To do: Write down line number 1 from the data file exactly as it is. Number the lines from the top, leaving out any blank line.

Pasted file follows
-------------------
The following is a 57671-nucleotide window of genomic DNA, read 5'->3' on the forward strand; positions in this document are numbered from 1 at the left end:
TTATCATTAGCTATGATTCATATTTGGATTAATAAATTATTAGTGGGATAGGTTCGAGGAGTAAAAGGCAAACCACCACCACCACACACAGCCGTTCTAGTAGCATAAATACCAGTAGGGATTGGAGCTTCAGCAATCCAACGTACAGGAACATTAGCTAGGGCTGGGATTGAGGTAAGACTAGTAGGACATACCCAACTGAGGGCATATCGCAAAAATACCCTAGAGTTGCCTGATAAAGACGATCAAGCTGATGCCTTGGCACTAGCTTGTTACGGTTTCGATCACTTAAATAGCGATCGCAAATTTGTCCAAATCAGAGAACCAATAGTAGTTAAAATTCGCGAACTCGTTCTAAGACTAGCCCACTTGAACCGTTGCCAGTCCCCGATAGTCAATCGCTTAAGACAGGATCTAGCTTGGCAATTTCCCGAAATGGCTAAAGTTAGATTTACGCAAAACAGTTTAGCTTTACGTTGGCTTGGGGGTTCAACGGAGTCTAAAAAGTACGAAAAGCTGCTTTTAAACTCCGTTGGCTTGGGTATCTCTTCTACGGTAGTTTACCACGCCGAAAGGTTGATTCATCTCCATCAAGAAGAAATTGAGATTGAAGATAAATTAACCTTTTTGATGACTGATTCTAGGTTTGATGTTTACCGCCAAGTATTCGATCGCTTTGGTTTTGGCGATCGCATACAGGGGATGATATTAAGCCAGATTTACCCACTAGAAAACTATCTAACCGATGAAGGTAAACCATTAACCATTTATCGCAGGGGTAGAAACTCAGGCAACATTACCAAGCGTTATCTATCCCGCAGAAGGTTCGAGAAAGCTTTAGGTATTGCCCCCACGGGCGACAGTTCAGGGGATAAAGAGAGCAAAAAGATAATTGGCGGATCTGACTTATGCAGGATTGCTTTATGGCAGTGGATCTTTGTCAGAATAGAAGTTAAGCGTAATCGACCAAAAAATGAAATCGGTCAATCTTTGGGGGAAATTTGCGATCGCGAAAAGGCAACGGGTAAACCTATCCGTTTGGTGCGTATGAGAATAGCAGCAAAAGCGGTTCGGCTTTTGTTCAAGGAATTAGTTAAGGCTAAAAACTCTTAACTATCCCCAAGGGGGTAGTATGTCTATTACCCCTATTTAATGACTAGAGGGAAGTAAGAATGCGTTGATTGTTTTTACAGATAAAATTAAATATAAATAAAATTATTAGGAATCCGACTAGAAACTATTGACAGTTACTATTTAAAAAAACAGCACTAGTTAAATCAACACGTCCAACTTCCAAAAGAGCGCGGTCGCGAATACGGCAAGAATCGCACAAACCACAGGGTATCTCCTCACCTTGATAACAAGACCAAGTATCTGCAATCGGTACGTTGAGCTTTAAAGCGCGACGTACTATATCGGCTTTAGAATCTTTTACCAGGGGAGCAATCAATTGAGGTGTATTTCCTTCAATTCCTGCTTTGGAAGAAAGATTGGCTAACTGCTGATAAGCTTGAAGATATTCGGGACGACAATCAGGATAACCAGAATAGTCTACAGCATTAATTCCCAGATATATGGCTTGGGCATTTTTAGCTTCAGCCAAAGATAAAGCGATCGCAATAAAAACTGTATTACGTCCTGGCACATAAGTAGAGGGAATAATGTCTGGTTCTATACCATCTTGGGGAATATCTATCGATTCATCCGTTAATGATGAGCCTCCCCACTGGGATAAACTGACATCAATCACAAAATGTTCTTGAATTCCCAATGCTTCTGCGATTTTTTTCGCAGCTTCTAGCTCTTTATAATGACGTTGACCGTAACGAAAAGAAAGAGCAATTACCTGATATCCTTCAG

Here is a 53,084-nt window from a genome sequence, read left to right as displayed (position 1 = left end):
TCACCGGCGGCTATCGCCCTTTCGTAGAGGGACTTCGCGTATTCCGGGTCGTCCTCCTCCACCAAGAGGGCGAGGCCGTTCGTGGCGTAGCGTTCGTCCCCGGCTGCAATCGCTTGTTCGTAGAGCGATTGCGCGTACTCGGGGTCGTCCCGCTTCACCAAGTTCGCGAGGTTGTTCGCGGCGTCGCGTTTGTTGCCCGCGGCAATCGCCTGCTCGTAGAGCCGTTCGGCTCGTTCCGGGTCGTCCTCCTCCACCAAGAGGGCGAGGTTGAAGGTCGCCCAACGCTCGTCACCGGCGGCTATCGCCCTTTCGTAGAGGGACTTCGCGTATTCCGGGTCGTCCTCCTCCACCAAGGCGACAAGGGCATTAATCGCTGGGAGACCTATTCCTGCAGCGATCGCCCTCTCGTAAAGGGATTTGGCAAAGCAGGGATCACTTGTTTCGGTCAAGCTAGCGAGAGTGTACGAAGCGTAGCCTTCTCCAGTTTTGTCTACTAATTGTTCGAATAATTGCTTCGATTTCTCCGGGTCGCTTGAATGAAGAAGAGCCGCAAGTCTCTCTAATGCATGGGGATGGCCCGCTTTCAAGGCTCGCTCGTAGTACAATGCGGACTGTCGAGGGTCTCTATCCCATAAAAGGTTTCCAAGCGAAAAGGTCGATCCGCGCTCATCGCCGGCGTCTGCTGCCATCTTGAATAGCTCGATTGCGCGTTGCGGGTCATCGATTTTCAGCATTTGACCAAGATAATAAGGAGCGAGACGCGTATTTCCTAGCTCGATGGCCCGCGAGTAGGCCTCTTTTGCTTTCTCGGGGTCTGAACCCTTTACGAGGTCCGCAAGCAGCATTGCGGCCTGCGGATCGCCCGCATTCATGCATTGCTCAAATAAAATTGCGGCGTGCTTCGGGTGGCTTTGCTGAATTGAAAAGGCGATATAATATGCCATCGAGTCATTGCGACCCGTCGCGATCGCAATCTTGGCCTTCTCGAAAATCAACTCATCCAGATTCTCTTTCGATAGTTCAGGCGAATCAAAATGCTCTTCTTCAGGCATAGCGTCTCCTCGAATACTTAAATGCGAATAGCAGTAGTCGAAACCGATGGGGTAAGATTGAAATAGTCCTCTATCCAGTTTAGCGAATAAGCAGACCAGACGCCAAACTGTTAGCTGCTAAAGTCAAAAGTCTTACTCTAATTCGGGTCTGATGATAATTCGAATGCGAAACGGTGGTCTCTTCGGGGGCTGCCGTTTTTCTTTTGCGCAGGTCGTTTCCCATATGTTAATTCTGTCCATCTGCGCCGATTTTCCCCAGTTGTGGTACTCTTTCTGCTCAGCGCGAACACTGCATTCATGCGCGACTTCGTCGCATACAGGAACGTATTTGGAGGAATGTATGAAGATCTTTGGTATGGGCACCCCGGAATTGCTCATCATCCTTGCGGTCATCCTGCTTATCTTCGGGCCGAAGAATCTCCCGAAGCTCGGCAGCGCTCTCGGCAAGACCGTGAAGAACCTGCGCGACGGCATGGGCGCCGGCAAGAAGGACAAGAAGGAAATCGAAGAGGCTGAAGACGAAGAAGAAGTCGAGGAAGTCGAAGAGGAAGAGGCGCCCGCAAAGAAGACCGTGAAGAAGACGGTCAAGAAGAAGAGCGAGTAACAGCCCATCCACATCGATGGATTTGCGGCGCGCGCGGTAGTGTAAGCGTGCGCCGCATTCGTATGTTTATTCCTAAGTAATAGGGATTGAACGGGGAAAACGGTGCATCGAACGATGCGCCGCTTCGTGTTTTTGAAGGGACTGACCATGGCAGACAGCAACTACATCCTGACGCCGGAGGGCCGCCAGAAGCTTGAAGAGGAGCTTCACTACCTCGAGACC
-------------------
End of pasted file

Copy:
The following is a 57671-nucleotide window of genomic DNA, read 5'->3' on the forward strand; positions in this document are numbered from 1 at the left end: